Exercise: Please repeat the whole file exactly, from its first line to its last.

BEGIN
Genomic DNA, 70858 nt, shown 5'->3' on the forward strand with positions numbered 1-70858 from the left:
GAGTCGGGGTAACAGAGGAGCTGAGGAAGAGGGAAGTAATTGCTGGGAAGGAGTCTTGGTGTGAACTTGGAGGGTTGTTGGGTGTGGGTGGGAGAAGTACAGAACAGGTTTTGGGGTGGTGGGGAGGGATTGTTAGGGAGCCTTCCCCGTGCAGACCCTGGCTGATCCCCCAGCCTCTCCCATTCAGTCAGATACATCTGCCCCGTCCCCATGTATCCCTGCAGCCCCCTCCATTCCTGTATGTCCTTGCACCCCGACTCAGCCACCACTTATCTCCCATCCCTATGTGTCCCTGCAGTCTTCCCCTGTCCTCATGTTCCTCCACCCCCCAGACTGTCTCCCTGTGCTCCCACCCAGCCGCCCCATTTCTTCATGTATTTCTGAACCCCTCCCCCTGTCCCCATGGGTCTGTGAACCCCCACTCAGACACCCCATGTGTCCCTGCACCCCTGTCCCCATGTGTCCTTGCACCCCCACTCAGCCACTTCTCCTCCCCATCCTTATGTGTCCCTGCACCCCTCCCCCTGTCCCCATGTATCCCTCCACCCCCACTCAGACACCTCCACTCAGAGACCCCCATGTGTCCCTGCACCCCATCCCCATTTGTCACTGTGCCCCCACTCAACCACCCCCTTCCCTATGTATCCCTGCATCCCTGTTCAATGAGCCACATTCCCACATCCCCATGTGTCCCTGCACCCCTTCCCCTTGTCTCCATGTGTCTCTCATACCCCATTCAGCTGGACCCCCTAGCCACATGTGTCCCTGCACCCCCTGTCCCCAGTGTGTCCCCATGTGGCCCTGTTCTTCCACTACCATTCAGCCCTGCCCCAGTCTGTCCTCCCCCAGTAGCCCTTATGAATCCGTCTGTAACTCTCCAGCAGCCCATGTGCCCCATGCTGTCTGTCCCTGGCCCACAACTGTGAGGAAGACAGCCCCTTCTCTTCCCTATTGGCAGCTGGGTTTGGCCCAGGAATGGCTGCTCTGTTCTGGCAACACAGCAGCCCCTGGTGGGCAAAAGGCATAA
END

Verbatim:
Genomic DNA, 70858 nt, shown 5'->3' on the forward strand with positions numbered 1-70858 from the left:
GAGTCGGGGTAACAGAGGAGCTGAGGAAGAGGGAAGTAATTGCTGGGAAGGAGTCTTGGTGTGAACTTGGAGGGTTGTTGGGTGTGGGTGGGAGAAGTACAGAACAGGTTTTGGGGTGGTGGGGAGGGATTGTTAGGGAGCCTTCCCCGTGCAGACCCTGGCTGATCCCCCAGCCTCTCCCATTCAGTCAGATACATCTGCCCCGTCCCCATGTATCCCTGCAGCCCCCTCCATTCCTGTATGTCCTTGCACCCCGACTCAGCCACCACTTATCTCCCATCCCTATGTGTCCCTGCAGTCTTCCCCTGTCCTCATGTTCCTCCACCCCCCAGACTGTCTCCCTGTGCTCCCACCCAGCCGCCCCATTTCTTCATGTATTTCTGAACCCCTCCCCCTGTCCCCATGGGTCTGTGAACCCCCACTCAGACACCCCATGTGTCCCTGCACCCCTGTCCCCATGTGTCCTTGCACCCCCACTCAGCCACTTCTCCTCCCCATCCTTATGTGTCCCTGCACCCCTCCCCCTGTCCCCATGTATCCCTCCACCCCCACTCAGACACCTCCACTCAGAGACCCCCATGTGTCCCTGCACCCCATCCCCATTTGTCACTGTGCCCCCACTCAACCACCCCCTTCCCTATGTATCCCTGCATCCCTGTTCAATGAGCCACATTCCCACATCCCCATGTGTCCCTGCACCCCTTCCCCTTGTCTCCATGTGTCTCTCATACCCCATTCAGCTGGACCCCCTAGCCACATGTGTCCCTGCACCCCCTGTCCCCAGTGTGTCCCCATGTGGCCCTGTTCTTCCACTACCATTCAGCCCTGCCCCAGTCTGTCCTCCCCCAGTAGCCCTTATGAATCCGTCTGTAACTCTCCAGCAGCCCATGTGCCCCATGCTGTCTGTCCCTGGCCCACAACTGTGAGGAAGACAGCCCCTTCTCTTCCCTATTGGCAGCTGGGTTTGGCCCAGGAATGGCTGCTCTGTTCTGGCAACACAGCAGCCCCTGGTGGGCAAAAGGCATAA